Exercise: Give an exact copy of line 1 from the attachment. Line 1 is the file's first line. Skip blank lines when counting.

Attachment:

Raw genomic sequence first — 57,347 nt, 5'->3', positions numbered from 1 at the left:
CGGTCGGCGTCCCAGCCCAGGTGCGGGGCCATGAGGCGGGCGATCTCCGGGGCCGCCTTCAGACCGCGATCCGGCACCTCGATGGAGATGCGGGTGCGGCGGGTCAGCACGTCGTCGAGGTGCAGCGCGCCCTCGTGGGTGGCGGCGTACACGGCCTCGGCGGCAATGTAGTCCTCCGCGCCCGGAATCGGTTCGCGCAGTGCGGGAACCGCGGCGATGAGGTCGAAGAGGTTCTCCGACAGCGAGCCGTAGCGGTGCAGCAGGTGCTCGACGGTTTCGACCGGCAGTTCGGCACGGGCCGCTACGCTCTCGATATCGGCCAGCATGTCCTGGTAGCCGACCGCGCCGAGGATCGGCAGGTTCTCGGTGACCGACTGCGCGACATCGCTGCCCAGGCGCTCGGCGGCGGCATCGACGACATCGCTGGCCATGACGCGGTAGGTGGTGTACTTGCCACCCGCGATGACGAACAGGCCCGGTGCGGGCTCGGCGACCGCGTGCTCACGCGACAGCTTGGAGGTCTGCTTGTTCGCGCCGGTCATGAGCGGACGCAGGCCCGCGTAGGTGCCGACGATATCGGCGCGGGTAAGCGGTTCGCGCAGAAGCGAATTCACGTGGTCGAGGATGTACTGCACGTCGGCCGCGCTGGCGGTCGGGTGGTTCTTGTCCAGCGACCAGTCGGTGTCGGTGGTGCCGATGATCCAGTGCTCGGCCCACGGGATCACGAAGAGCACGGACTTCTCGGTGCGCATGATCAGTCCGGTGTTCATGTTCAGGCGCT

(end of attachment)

Raw genomic sequence first — 57,347 nt, 5'->3', positions numbered from 1 at the left: